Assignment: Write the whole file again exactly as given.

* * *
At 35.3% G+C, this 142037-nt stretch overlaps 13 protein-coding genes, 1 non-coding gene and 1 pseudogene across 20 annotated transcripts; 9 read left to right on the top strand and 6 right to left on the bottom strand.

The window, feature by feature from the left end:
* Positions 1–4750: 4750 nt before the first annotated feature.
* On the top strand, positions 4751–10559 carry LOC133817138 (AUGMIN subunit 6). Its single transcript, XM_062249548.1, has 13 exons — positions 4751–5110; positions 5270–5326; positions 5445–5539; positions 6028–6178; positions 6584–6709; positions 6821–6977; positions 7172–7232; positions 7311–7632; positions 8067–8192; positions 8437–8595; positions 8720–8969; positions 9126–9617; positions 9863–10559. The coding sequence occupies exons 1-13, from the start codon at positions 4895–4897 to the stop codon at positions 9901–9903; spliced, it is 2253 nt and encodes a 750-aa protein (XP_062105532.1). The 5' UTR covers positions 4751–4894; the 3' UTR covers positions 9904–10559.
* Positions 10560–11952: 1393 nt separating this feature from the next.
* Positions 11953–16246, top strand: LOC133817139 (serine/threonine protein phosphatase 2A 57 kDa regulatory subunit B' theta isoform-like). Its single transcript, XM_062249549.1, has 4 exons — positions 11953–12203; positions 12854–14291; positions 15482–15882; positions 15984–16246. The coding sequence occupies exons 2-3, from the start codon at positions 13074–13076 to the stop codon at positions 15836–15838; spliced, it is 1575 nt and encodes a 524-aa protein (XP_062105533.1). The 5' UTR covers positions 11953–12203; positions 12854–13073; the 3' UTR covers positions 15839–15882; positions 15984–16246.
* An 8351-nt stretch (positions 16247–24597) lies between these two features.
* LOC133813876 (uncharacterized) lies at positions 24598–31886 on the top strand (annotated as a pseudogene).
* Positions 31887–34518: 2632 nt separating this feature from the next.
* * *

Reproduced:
At 35.3% G+C, this 142037-nt stretch overlaps 13 protein-coding genes, 1 non-coding gene and 1 pseudogene across 20 annotated transcripts; 9 read left to right on the top strand and 6 right to left on the bottom strand.

The window, feature by feature from the left end:
* Positions 1–4750: 4750 nt before the first annotated feature.
* On the top strand, positions 4751–10559 carry LOC133817138 (AUGMIN subunit 6). Its single transcript, XM_062249548.1, has 13 exons — positions 4751–5110; positions 5270–5326; positions 5445–5539; positions 6028–6178; positions 6584–6709; positions 6821–6977; positions 7172–7232; positions 7311–7632; positions 8067–8192; positions 8437–8595; positions 8720–8969; positions 9126–9617; positions 9863–10559. The coding sequence occupies exons 1-13, from the start codon at positions 4895–4897 to the stop codon at positions 9901–9903; spliced, it is 2253 nt and encodes a 750-aa protein (XP_062105532.1). The 5' UTR covers positions 4751–4894; the 3' UTR covers positions 9904–10559.
* Positions 10560–11952: 1393 nt separating this feature from the next.
* Positions 11953–16246, top strand: LOC133817139 (serine/threonine protein phosphatase 2A 57 kDa regulatory subunit B' theta isoform-like). Its single transcript, XM_062249549.1, has 4 exons — positions 11953–12203; positions 12854–14291; positions 15482–15882; positions 15984–16246. The coding sequence occupies exons 2-3, from the start codon at positions 13074–13076 to the stop codon at positions 15836–15838; spliced, it is 1575 nt and encodes a 524-aa protein (XP_062105533.1). The 5' UTR covers positions 11953–12203; positions 12854–13073; the 3' UTR covers positions 15839–15882; positions 15984–16246.
* An 8351-nt stretch (positions 16247–24597) lies between these two features.
* LOC133813876 (uncharacterized) lies at positions 24598–31886 on the top strand (annotated as a pseudogene).
* Positions 31887–34518: 2632 nt separating this feature from the next.